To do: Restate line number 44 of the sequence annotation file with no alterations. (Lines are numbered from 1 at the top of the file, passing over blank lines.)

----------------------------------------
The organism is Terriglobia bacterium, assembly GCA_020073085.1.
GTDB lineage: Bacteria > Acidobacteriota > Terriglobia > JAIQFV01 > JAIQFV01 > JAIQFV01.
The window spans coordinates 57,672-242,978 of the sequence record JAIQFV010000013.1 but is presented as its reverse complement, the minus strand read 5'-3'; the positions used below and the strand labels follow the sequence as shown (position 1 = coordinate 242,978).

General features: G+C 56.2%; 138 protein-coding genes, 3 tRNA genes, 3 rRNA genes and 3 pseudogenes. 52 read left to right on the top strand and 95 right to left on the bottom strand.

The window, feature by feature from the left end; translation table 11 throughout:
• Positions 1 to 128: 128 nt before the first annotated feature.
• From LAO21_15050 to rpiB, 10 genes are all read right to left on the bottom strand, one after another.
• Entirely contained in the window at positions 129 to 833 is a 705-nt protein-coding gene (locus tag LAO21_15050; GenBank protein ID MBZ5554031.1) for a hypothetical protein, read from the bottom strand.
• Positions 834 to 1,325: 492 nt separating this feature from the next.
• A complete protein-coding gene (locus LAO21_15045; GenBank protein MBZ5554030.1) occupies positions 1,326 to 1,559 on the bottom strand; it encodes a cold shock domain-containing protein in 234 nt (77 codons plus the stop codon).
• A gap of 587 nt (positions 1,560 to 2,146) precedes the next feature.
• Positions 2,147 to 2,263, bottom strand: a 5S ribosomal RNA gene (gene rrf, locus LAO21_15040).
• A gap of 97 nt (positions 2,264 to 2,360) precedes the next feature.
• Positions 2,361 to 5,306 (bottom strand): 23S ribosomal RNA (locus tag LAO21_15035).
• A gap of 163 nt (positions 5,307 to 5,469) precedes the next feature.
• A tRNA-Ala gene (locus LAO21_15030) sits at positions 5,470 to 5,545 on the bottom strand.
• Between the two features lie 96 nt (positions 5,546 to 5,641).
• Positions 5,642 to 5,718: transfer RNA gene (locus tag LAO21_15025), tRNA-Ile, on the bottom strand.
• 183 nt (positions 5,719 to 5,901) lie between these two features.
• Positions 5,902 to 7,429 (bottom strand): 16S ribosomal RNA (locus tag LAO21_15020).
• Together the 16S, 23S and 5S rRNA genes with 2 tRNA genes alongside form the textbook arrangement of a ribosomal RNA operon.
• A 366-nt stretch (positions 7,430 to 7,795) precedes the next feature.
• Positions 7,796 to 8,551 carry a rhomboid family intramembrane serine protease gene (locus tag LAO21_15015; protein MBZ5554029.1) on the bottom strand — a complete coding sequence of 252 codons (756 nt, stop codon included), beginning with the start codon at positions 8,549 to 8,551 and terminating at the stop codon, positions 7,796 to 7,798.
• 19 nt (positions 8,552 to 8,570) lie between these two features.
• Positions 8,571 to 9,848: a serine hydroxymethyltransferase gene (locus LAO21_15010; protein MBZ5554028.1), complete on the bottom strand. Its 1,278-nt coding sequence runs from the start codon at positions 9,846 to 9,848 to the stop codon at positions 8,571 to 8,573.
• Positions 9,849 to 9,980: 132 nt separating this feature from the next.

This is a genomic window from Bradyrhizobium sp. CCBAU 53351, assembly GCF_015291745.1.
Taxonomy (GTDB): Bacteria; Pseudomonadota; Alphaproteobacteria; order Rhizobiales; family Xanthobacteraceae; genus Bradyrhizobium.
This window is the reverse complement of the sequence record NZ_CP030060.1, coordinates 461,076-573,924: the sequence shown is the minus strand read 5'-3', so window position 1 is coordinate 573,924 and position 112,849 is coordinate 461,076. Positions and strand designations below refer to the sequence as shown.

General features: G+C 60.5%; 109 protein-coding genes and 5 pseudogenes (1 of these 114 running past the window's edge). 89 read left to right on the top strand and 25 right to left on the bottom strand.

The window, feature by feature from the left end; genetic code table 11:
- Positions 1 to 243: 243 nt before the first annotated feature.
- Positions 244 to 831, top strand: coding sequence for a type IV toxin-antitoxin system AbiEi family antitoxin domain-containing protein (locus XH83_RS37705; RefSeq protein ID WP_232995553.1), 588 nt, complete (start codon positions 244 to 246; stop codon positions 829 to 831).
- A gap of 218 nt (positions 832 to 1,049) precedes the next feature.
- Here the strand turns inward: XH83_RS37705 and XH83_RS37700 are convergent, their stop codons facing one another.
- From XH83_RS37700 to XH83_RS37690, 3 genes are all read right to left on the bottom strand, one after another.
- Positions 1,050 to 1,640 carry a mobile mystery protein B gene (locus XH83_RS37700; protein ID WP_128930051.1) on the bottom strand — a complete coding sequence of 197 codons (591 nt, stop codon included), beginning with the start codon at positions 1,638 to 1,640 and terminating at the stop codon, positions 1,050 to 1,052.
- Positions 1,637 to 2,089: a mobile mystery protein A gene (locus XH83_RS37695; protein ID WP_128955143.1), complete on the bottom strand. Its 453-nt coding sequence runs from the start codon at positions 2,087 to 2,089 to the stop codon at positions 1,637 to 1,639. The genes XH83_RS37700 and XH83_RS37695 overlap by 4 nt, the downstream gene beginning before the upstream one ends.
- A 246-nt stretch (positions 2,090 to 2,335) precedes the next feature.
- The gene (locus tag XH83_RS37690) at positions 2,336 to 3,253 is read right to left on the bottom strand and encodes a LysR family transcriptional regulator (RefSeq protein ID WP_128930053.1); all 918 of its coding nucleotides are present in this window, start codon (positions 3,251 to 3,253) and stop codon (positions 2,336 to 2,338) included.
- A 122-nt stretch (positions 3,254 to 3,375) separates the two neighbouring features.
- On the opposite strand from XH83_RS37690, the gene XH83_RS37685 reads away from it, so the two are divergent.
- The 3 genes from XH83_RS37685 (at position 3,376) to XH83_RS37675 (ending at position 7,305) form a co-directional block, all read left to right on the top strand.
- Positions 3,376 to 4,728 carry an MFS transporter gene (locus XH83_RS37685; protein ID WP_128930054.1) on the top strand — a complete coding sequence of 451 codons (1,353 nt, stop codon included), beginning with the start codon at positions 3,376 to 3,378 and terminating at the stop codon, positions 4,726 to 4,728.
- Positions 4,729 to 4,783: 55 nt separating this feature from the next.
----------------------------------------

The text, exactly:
- Positions 3,376 to 4,728 carry an MFS transporter gene (locus XH83_RS37685; protein ID WP_128930054.1) on the top strand — a complete coding sequence of 451 codons (1,353 nt, stop codon included), beginning with the start codon at positions 3,376 to 3,378 and terminating at the stop codon, positions 4,726 to 4,728.